Summer wouldn’t be complete without the drone of bumblebees flitting from flower to flower. Aside from aesthetics, bees play an important role in our economy as well as our gardens. In the UK, the bumblebee is a key pollinator of crops and wildflowers and, therefore, essential for a healthy environment.
There are 25 species of bumblebee in the UK, but since 1940 we have seen a decline in numbers. Three species are now extinct and more are in danger of following the same path.
How can you encourage bees into your garden?
The biggest problem bees face is a lack of nectar and pollen rich flowering plants. To combat this, grow a range of plants for year-round flowering such as foxglove, honeysuckle, jasmine, and lavender. As there are so many different species of bee out there, variety is key when it comes to planting. Bees can vary in size which means they favour different flowers with different shapes. They also love colour, particularly blue, purple, violet, white and yellow. Fill your garden with a range of colour, sizes, and heights for maximum effect.
You don’t need a large garden to entice our busy friends. Plant a small area with a range of flowers and you will be sure to find more than a few bees enjoying your garden between March and September. You can also provide a welcome break for them by making a water garden! Simply get a shallow bowl, place rocks of different sizes inside, then fill with water before placing it in your garden. Alternatively, install a pond with a shallower area for bees. A single hive can use up to one litre of water on a hot day, so this addition to your garden can make all the difference.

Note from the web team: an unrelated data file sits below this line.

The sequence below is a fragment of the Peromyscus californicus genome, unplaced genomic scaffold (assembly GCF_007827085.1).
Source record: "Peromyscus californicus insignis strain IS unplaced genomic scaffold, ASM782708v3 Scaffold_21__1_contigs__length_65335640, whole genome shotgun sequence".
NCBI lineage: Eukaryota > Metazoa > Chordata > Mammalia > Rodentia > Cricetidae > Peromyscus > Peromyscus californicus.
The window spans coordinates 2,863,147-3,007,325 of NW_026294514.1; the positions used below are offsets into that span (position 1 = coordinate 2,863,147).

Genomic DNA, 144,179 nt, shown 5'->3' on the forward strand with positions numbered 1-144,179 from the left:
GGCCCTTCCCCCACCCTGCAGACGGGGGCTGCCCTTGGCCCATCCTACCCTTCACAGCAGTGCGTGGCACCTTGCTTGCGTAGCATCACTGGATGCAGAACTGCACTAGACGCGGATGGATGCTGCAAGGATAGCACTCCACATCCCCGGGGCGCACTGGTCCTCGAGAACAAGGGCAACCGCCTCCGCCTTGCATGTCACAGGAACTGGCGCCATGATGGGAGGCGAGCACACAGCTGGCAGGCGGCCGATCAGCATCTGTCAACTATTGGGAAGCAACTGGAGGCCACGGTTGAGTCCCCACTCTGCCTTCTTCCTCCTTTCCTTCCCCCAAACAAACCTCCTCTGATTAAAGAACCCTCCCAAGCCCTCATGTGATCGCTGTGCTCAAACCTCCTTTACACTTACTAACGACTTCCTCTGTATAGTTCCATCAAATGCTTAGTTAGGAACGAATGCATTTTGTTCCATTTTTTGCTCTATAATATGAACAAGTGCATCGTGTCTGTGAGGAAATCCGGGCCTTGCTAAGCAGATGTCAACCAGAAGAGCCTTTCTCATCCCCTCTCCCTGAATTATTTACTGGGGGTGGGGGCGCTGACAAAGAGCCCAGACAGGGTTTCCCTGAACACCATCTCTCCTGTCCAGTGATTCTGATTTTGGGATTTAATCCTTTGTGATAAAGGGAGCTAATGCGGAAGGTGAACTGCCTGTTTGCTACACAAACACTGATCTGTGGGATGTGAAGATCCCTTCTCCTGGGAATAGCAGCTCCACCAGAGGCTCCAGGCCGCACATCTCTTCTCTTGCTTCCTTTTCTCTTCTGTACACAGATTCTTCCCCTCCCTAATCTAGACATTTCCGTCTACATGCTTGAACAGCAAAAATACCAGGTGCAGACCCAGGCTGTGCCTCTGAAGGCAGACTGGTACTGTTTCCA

If you would like to make your garden more wildlife-friendly, contact us! Customers choosing our Landscape Design packages can include bespoke planting plans. These specify plants by their botanical and common names, their size, and their growing conditions – a great option if you’re looking to take on your own DIY gardening project but aren’t sure where to start.